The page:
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Mstrkrft

 

Finding Serenity In Queens: The D.D. Jackson Interview

D.D. Jackson talks about his new CD Serenty Song, living in NewYork and the soundtrack to Grease.

By Jim Dupuis

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D.D. Jacksons new CD is called Serenity Song
D.D. Jacksons new CD is called Serenity Song
Pianist D.D. Jackson is as comfortable swinging before a live audience as he is composing an opera based on the life of a former Canadian prime minister.  He grew up in Ottawa and has since moved on to The Big Apple.  He is settling down to domestic bliss after touring around the world and taking some serious apprenticeships with the likes of Jackie Byard, David Murray and Don Pullen.  As a band leader he often writes tunes which showcase the abilities of his band mates.  In his spare time he writes a column for the music publication Downbeat and his articles have also appeared in the Village Voice. Let's see: he writes and performs classical music and jazz, conducts, arranges and composes scores for operas, writes articles for periodicals and was probably one of the first musicians to set up his own website and have a site that actually had some substance to it.  His CV includes nominations for Composer of the Year, Album of the Year, International Musician of the Year, Musician of the Year, and Pianist of the Year in the 2004 National Jazz Awards in Canada. He previously was named the 2002 National Jazz Awards Socan Composer/Songwriter of the Year, the 2000 and 1996 Jazz Report Composer of the Year, and won the 2000 Juno Award for Best Contemporary Jazz Album (his CD's have been nominated six times). Jackson was also previously named the Downbeat Critics Poll #1 Talent Deserving Wider Recognition for Piano.  I caught up to this busy, but very happy man at his 'serene' home in New York.

 

JD: Today I am speaking with D.D. Jackson, who, I believe, is in Queens, N.Y.  Is that correct D.D.?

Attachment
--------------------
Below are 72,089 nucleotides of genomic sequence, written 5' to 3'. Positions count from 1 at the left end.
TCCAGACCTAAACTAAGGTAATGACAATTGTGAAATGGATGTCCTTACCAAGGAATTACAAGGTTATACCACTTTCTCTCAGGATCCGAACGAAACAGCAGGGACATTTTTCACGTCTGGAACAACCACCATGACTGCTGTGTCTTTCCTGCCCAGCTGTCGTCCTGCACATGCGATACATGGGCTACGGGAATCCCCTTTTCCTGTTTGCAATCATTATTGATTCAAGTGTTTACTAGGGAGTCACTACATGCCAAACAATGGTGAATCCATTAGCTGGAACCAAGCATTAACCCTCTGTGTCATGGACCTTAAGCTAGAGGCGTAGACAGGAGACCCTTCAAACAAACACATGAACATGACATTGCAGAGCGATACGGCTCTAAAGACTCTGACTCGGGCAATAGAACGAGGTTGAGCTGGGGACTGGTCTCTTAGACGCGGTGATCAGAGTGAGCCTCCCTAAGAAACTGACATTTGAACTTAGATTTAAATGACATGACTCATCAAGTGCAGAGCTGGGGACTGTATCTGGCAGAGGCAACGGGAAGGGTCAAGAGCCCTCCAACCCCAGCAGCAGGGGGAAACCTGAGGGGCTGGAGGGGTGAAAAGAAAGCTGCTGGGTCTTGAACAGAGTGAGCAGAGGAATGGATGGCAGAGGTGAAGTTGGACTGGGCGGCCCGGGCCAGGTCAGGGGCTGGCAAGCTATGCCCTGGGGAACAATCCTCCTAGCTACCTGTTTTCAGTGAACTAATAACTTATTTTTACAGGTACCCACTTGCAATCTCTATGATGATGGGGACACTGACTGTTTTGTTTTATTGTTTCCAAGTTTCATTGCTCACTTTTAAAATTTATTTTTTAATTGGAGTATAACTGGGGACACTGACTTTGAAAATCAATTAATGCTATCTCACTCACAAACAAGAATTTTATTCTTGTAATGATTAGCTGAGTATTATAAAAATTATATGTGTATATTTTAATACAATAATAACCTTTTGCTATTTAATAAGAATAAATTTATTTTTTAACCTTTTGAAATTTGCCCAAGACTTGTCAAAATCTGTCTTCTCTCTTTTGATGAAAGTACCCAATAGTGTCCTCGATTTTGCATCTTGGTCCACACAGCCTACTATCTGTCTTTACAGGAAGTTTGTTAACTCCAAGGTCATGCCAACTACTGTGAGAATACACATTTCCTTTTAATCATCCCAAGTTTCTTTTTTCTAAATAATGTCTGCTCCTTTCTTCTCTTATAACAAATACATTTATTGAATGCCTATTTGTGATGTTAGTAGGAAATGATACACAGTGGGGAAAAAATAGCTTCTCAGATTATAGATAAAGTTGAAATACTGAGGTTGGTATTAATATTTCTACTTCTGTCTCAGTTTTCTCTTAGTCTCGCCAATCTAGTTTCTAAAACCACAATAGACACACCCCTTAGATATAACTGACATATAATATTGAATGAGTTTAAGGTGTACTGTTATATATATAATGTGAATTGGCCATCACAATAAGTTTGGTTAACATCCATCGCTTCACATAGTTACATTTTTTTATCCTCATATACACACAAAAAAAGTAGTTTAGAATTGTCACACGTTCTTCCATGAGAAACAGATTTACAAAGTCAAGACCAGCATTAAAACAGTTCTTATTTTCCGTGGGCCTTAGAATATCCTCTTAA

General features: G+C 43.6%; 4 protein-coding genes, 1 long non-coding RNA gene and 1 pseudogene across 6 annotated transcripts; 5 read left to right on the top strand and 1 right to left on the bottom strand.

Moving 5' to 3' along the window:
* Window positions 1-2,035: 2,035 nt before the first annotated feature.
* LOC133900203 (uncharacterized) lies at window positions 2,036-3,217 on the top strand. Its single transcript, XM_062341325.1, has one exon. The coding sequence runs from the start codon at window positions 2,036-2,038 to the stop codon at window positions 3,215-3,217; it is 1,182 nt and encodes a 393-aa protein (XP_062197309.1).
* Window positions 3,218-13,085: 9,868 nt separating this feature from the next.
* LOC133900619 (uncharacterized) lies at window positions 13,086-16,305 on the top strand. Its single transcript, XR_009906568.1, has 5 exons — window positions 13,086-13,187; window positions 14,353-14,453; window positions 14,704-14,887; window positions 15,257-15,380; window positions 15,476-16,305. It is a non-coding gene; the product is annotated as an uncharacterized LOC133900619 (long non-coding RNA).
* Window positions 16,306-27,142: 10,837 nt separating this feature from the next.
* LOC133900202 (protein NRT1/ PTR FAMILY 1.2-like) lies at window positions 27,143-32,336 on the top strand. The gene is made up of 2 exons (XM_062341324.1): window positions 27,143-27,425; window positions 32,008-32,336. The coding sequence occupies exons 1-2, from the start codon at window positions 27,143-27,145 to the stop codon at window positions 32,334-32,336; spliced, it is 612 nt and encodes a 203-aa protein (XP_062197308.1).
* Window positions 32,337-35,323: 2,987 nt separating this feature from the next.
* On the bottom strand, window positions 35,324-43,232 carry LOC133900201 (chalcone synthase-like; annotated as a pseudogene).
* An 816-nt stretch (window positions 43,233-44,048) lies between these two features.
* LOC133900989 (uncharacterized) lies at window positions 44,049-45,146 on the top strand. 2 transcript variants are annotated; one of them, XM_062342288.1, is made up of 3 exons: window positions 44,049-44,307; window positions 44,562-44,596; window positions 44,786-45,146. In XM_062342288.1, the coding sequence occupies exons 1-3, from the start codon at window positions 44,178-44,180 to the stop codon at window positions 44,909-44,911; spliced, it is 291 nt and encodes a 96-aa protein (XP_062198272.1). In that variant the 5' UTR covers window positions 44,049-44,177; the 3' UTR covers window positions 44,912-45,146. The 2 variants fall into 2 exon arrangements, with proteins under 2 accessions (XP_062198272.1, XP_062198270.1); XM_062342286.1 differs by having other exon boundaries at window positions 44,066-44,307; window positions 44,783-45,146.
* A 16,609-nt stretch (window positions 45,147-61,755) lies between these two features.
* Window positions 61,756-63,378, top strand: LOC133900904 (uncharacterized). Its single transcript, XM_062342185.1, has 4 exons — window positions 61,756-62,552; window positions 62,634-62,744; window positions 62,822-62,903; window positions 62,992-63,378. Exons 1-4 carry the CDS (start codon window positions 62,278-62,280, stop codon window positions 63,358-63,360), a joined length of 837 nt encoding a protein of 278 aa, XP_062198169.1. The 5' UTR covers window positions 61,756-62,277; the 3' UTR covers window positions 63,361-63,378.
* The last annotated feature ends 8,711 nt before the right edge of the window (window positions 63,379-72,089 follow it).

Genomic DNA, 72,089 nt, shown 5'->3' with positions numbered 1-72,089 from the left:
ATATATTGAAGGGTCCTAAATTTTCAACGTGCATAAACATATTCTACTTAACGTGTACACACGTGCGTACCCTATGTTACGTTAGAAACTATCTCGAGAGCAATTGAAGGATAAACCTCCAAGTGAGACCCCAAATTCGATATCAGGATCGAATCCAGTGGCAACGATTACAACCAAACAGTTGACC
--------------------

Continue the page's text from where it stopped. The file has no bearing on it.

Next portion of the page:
DD: Yes, I like to call it New York City because it sounds hipper.  But it is technically part of New York for sure.

JD: Let’s start off with asking you a few things about your background.  When did you first start taking music lessons?

DD: I started playing music of various sorts when I was about two or three, but I guess you could say I started taking formal lessons when I was about six years old or so.

JD: Were either of your parents musicians?

DD: No, my mother was actually very musically inclined, and my father, I still don’t know if technically he is tone deaf, because I’ve never heard him actually try to sing, but certainly he has always been a big fan of music. My mother would play piano, once we got the piano, around the house and she would sing to us.  Both of my parents would play classical music to me, when we were falling asleep when we were toddlers.  So, all of that had a great influence on me.  We also actually played recorder, together, because it was a very good instrument to get started on as a family.

JD: It seems that a lot of people got started with the recorder.  I talked to Bill Runge, the sax and bass player out of Vancouver, and he said that it was the way that he got started, too, on the recorder.

DD: Ya, ya.  I wonder some time about technology and how that’s going to affect things.  I actually have my first baby on the way in a couple of months--

JD: Congratulations.

DD: Thank you.  I’m sort of obsessing over these electronically oriented musical devices and wondering if about the same sort of exposure that I had which really forced me to be visceral with the instrument and try things out, if that’s really become changed by these heightened primary coloured push button devices where everything seems to be done for you.  It will be interesting to see how that works out.

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